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Home Reviews Nintendo Wii Kirby’s Epic Yarn Review

Kirby’s Epic Yarn Review

Published on February 26, 2012 by

At a time when it seems that realism and grittiness in games is all the rage seeing something bright and cheery definitely feels like a nice change of pace. It’s hard to look at a game like Kirby’s Epic Yarn and not be immediately taken in by its charming looks. While using a unique art style in a game isn’t anything new, taking everyday pieces of fabric, cotton and wool to create a living, breathing world full of vivid colours certainly sets Kirby apart from the rest of the pack. But is it just all looks and no depth?


The story itself is extremely cute not to mention very odd. Kirby ends up getting sucked into a magic sock and finds himself turned into yarn… literally. With the help of a blue looking Kirby named Prince Fluff the two set out to save the land and get Kirby back to normal. The story is silly as is the cut scenes in which it is told but really it all takes a back seat to the awesome fun that lies ahead.



Even the lava is made from string!


As soon as you start playing through the opening stage you may begin to wonder just what makes this game so special. Sure you can run, sure you can jump, but what sets this game apart?  Since not only the entire world but Kirby and Prince Fluff themselves are made of yarn and fabrics they also have the same properties. Kirby can lasso himself like a piece of string at enemies, platforms can be yanked and folded across to become reachable and even buttons can be used as swinging points. While Kirby’s Epic Yarn uses relatively basic platforming mechanics the way they are implemented into this rich tapestry gives them a fresh new feel that will constantly see you amazed at every new stage.


And if that doesn’t sound like enough of a reason to give Kirby a try then surely transforming into a dolphin, dune-buggy, UFO and surfing penguin does. You heard right, a surfing penguin! At the end of most stages in the game you’ll see yourself converted from pink ball to a number of things. Like the platforming they are simple additions such as racing and timing jumps as a buggy or the aforementioned penguin, swimming underwater with extra finesse as a dolphin and even drawing a train track ahead for you to ride on with the Wii remote pointer. They are neat little moments that help break up the gameplay.


Along your epic journey you’ll make your way through eight differently themed worlds each with a handful of smaller stages and a boss battle to defeat. The variety is large taking you through scolding volcanoes, candy lands, tropical beaches and even space.
Furthermore all this can be played with a friend. One of you will manoeuvre Kirby while the other will take control of Prince Fluff. While this certainly makes things a little more hectic (since you can lasso and throw each other around) it’s great fun to work together and traverse difficult stages as a team.


As well as these main stages you’ll also come across a bunch of challenges. These range from collecting a certain number of gems within a time limit to finding five small friends in a game of hide and seek. These are great should you want a break from the adventure itself and also reward you with wallpapers to accompany any pieces of furniture found when tackling the main levels. All collectables can be used to decorate Kirby’s apartment which while may not amount too much is still a decent enough distraction between levels for younger players.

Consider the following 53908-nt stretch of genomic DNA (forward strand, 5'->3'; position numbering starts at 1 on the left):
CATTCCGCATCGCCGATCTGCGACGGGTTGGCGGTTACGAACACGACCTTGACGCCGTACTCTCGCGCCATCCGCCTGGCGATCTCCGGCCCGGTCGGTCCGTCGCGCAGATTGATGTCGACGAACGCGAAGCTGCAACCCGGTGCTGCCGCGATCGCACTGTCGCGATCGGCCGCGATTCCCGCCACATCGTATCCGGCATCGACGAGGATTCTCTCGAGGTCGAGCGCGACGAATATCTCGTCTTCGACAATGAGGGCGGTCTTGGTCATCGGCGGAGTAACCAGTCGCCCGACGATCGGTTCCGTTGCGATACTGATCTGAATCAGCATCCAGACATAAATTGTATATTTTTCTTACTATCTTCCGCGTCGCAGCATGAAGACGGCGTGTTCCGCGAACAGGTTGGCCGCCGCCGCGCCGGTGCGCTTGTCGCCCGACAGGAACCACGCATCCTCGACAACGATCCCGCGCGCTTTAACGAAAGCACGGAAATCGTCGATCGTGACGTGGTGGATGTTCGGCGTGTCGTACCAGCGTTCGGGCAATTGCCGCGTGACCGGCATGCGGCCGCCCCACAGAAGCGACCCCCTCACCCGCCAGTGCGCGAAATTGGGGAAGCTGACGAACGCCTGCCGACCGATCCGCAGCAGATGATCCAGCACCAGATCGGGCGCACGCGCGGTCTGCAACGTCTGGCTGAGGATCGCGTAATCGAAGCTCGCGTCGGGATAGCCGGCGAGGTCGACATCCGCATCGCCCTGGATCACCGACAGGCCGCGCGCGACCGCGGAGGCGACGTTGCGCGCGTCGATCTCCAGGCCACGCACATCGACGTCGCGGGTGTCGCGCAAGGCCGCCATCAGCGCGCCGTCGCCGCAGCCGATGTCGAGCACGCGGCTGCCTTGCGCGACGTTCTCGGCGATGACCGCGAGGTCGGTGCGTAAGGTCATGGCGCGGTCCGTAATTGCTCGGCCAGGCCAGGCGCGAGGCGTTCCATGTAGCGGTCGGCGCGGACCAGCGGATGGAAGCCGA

Boss battles may be a little on the easy side, but look great


While it’s impossible to actually fail during a level, the game instead rates your performance based on how many gems you collect. These can be found lying around, by unravelling enemies or discovering hidden areas. The more you find the better your ranking will be. Get hit however and you’ll lose gems scattering them everywhere. It’s a great risk/reward system that definitely makes certain levels very unpredictable. If you wish to just play through each stage and not focus on the gems then you can but this can make the game a lot easier. Too easy in fact and that may be where some gamers are put off. The first few worlds offer some of the easiest platforming I’ve ever seen with little to threaten the player. It’s a shame that Epic Yarn takes so long to get to a decent level of difficulty. However achieving every gold medal and unlocking all collectables is quite a task. Those wanting a challenge are definitely covered even if takes it’s time.


Sadly looking at screenshots doesn’t do this game justice but rest assured when you see it in motion it is simply astonishing. Leave it to Nintendo to once again prove (much like they did with Super Mario Galaxy) that you don’t need HD nor a powerful console to make a brilliant looking game. Everything looks like it is actually made of yarn and this gimmick is often used to brilliant effect. Sinking sand is simply several long strands of yarn that move downward, water is a single piece of string that sways as you swim through it and cotton clouds look as though they’ve been taken right out of your real life bathroom. The music too is surprisingly pleasant too. Soft melodies accompany the action and suit the overall look and feel of the game perfectly.


Kirby’s Epic Yarn is one of the most charming games I’ve played in a long time even if it is a little easy. Don’t let the kiddie exterior put you off as when unravelled, you’ll happen to find one of the Wii’s most charismatic and lovable side scrolling platformers.


FanCensus Score: 8.5/10


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